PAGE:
Tuesday, April 28, 2015

Local High Schoolers Open Online Clothing & Accessories Boutique


Anna Steffen and Kennedy McDermott, owners of Kandid Boutique 
A high schooler's spring is busy. It's a blur of alarm clocks that ring much too early, procrastinated papers that require all-nighters, practices that push the body and relationships that test the heart. It's a time of angst and drama, first loves and first breakups, and the keen understanding that childhood is behind and adulthood awaits. Hours are dedicated to rehearsals, volunteering, projects, practices, after-school jobs, text conversations and college applications. And for two local high schoolers, this busy spring also signified something else: the launch of Kandid Boutique.

Kandid Boutique is an online clothing and accessory retailer, and the longtime dream of Ann Steffen, a Highlands High School senior and Kennedy McDermott, a Newport Central Catholic High School junior. Steffen and McDermott both attended St. Therese Catholic School in Southgate, Ky. Although they weren't best friends, they knew of each other and appreciated each other's style and passion for clothes. Fast forward to high school—Steffen ran into McDermott at Pangaea Trading Co., a boutique in Clifton, Ohio. The two began talking about how fun it would be to own a boutique together. 

At the time McDermott was already running a successful special occasion dress rental business—The Dress FanAttic—above her mother's sign shop in Newport, KY. (McDermott launched the business during her sophomore year, in the fall of 2013.) McDermott also was busy with dance—this weekend she was in Florida for The 2015 Dance Worlds. Steffen was working two jobs, at Country Heart Florist in Alexandria, Ky. and Altar'd State at Crestview Hills Town Center, as well as occasionally volunteering at St. Elizabeth Fort Thomas. 

Of course, this was all in addition to living the life of high schoolers. 

Still, Steffen and McDermott couldn't let their dream go. So in December 2014, with the blessing of their parents, they tasked themselves with learning how to open a business. "We did a lot of research," Steffan says. "We had to look up, literally, 'how to start a business.'" Steffen's father put her in touch with his best friend, Jim Morgan, an attorney in Covington, Ky., who graciously helped them through all the legal matters. "There was a ton of paperwork," Steffen says. Steffen and McDermott then built the boutique's website with Squarespace, using skills learned at school, in two days. And then came the clothes.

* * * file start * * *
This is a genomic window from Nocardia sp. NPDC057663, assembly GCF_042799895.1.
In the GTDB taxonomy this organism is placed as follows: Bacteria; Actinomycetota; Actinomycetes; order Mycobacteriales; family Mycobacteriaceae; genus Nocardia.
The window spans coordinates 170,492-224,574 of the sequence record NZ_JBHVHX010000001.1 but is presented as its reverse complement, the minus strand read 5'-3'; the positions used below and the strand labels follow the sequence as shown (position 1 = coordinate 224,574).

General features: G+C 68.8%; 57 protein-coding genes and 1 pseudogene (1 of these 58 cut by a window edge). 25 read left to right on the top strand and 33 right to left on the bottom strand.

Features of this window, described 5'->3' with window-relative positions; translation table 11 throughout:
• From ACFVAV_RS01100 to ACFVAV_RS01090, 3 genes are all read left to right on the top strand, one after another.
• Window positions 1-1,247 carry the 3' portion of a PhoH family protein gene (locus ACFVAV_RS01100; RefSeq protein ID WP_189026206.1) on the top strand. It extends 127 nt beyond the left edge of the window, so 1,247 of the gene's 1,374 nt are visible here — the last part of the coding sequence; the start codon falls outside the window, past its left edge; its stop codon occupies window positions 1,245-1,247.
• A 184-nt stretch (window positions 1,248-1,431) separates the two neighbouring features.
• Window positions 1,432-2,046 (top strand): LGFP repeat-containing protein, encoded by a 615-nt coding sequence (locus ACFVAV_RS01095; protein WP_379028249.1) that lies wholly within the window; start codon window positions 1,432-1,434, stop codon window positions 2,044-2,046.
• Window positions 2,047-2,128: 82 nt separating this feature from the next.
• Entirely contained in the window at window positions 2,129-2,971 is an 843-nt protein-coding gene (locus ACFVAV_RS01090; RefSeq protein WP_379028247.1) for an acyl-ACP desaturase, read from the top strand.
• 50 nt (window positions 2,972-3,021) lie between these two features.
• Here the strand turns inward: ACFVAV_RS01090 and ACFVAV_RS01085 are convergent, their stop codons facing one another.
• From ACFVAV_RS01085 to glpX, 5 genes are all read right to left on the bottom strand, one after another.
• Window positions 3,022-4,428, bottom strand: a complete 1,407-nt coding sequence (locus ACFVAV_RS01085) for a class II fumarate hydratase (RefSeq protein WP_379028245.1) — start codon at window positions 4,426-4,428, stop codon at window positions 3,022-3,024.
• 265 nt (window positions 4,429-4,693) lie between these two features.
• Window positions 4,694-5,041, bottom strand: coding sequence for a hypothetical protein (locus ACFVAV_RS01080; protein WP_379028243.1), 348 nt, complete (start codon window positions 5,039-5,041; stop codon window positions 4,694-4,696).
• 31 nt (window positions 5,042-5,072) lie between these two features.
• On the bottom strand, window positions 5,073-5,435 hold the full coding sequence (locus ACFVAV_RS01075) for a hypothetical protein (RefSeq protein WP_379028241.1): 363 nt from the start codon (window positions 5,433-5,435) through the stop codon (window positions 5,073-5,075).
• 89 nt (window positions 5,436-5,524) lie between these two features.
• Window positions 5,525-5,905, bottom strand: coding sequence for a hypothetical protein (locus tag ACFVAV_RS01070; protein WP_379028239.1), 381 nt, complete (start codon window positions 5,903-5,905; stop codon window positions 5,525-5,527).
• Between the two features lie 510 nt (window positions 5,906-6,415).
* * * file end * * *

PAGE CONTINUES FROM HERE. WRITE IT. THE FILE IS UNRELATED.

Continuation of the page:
Anna Steffen and Kennedy McDermott use social media sites to post Kandid Boutique offerings and outfit inspiration.
Steffen says they strive to offer unique styles not offered at the mall in an affordable way. They seek to serve clients 16 and older, with a strong focus on college-aged women. And they're currently working on adding more pieces that will better serve women in their late 20s, 30s and beyond. 

To find their clothing Steffen scours the Internet daily, searching for trendy wholesale items that not only fit with the rest of Kandid Boutique's offerings, but that also can be easily paired with pieces their clients might already own. All the jewelry is handmade by Steffen's aunt, Sherry Steffen. And all the money required to start up, buy via wholesale and run the business has come straight out of Steffen and McDermott's own pockets, earned through The Dress FanAttic and part-time jobs. 

Kandid Boutique launched April 5. 

Like many teens, Steffen and McDermott are avid users of social media. Steffen takes pictures of her boutique's offerings, using skills gained in a photography class she's currently taking at Highlands. She often uses wood from her grandfather's Alexandria, Ky. farm as backdrops and her friends serve as models. She regularly posts pictures and outfit ideas on Instagram, and the duo are active on Facebook and Twitter. They also offer styling advice—simply email questions and/or pictures. 

Steffen still works at Altar'd State, 15-20 hours a week. And McDermott still runs The Dress FanAttic, and dances. During the week Steffen says she spends her afternoons and evenings scouring the Internet for clothing, and dealing with inventory and shipping out of a spare bedroom her parents offered up in their home. Already in tune with the need for work/life balance, Steffen says she seeks out down time on the weekends with family and friends. 

McDermott has another year of high school and then hopes to study business and/or fashion. After graduating from Highlands this spring, Steffen is taking a semester off to further expand Kandid Boutique and then will start business at Northern Kentucky University. 

All of Kandid Boutique's jewelry is handmade by Anna Steffen's aunt, Sherry Steffen. 
So far Steffen and McDermott have handled about 70 orders in the three weeks since the site has launched. Most have been thanks to word-of-mouth and handmade fliers placed around University of Cincinnati, NKU and bus stops in Lexington. Fashion blogger Olivia Rink at Lovely Little Style also mentioned the boutique, which caused a jump in sales. 

McDermott and Steffen haven't paid themselves yet, but Steffen says, so far, the experience has been awesome. Steffen's business acumen and enthusiasm is inspiring. The tagline on their site is "The best thing any girl can wear is confidence ... and Kandid, of course." Even at young ages, Steffen and McDermott already seem to be wearing both very well. 

No comments:

Post a Comment